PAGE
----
How to Train Employees on New Technology
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Leo Farias
Posted on: October 11, 2018
Management
Tags: business employee training new technology office software
Tags: business employee training new technology office software

Originally published Jul. 20, 2016, updated Oct. 11, 2018.

The best software on Earth is a failure if the team can’t use it.

Support employees throughout the training process by offering technical assistance, providing a variety of reference formats, and fostering a culture of communication and collaboration.

After all the effort of finding the right enterprise software package, negotiating a sale, and supervising installation, the new program is finally up and running. It’s time to relax.

Well… it’s almost time to relax.

Before companies can start enjoying the benefits of their new software, they need to get over the biggest hurdle of integrating technology: training employees. This is a make or-break-moment.

The best program on Earth is a failure if the team can’t use it. In fact, over half of enterprise software initiatives don’t reach their full potential due to low adoption rates.

The problem is that employees tend to push back against learning new software. They’re already comfortable working around the flaws in the existing system, and they get frustrated with the disruption that comes with even good changes.

This sometimes leaves the impression that the old way was better.

Making the training process as painless as possible encourages employees to get behind new software. Read on for a few ways executives can smooth the path for them.

Provide Quality Technical Assistance

Offering technical assistance is the most influential step companies can take to help their teams learn new software.

This should include both initial software training and supplemental references for troubleshooting issues that come up in the early stages of implementation. The impact of technical assistance is undeniable.

The Primary Care Information Project (PCIP) and Weill Cornell Medical College conducted a study of how health practitioners implemented Electronic Health Records (EHR) and found that small practices without sufficient training resources struggled the most with their EHR systems.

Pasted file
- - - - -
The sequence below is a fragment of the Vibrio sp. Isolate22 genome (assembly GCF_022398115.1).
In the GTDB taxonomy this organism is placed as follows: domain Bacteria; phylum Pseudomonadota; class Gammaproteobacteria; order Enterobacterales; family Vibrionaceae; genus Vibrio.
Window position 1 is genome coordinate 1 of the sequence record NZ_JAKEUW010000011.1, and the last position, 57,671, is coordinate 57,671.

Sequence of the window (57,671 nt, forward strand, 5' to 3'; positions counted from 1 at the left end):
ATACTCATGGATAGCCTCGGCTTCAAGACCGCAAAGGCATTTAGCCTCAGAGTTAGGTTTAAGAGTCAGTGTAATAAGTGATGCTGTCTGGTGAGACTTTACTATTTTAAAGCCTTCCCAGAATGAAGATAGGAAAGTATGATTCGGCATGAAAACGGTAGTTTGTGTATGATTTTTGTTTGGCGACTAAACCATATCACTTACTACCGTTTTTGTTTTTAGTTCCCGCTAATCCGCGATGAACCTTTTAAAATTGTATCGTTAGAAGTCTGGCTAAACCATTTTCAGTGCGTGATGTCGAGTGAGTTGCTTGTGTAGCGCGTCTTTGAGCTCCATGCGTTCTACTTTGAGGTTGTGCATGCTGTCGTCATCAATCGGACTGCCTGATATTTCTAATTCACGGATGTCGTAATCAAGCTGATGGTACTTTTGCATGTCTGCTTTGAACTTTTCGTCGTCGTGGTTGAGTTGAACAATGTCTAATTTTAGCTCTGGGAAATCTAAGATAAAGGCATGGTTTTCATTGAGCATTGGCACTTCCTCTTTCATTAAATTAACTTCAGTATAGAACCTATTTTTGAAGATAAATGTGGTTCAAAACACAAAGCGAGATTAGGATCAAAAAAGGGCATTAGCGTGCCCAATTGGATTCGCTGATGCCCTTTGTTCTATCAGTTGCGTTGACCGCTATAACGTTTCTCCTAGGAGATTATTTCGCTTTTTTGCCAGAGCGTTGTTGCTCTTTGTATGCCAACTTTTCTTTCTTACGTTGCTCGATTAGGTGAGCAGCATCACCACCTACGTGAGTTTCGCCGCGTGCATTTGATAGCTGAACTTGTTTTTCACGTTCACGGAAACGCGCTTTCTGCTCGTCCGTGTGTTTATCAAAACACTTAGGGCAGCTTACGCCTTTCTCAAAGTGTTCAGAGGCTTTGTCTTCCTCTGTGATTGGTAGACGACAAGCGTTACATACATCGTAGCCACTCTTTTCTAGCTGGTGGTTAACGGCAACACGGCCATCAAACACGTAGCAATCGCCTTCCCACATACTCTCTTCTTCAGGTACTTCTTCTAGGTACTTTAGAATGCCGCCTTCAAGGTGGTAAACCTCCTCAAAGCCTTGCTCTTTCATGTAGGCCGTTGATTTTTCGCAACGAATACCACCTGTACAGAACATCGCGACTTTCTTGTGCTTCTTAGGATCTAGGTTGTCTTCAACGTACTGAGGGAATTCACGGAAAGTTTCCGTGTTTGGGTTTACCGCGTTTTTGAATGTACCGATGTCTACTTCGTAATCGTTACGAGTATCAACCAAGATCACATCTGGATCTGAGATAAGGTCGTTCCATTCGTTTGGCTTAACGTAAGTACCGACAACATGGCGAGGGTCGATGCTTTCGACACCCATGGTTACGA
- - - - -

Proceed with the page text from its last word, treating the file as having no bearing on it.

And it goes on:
Medical practices that received eight or more training and support visits had the highest levels of success.

When interviewing vendors, ask about their after-sale support. Plan to have a variety of resources and technical references that everyone can use for ongoing training.

Focus On What Matters

As much as 60% of software features are never used. This happens so often there’s a name for it: “shelf-ware”.

To some extent, shelf-ware is inevitable. Commercial software developers need to appeal to as many users as possible. They’re constantly adding new features in a quest to widen their customer base and stay relevant.

The resulting software has a host of shelf-ware most users will never touch.

Don’t make the mistake of trying to teach every esoteric function in the program during training. Focus on the 20-40% of commonly-used features and just touch on the rest.

Leverage Influential Users

In every group there are users who adapt quickly to new software. They’re comfortable with technology and like helping others who run into trouble.

Leverage their enthusiasm by designating them as transitional training leaders.

They can solve low-level problems for their co-workers and maintain any reference tools. It helps to give them a small bonus or other incentive, as well.

Address Problems Early

Communication is key when the training is finished and the software goes live.

Even the most experienced companies experience bottlenecks and setbacks when integrating new technology into their workflows. The only way to overcome these challenges is through communication.

Schedule meetings once every week or two where the whole team can share what’s working and where there could be improvement.

Check in with individual employees between progress meetings. Keep the conversation casual and talk to a variety of team members.

Managers, supervisors, support staff, and even outside vendors have unique perspectives that can help identify problem areas.

Once those issues are identified, schedule additional training on a group or using the transitional training leaders. Early intervention keeps frustration levels down, so employees aren’t tempted to go slide back into the old system.

Use Online Training Materials

Many vendors have extensive training materials on their sites, including videos, walk-throughs, information guides, and downloadable reports.

Self-paced training like this offers another avenue for employees to build their skills and gain confidence in the new software program. Share vendor resources where everyone who works with the software can find them at need.

It’s not always easy to convince employees to use new technology, but the payoff is worth it.

Support the team with quality training options, step in when there’s an issue, and foster an environment of collaborative training. When the employees have the right tools to learn, the project is on the best path to success.

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Leo Farias is the CEO and Co-founder at Concepta. He received his MPS in Business of Art & Design from the Maryland Institute College of Art. With over 18 years of technology-focused experience, he plays a vital role in architecting and leading various mission-critical projects for world-renowned clients like Time Warner Music, Orlando City Soccer, Vasco de Gama and Corinthians Soccer Club.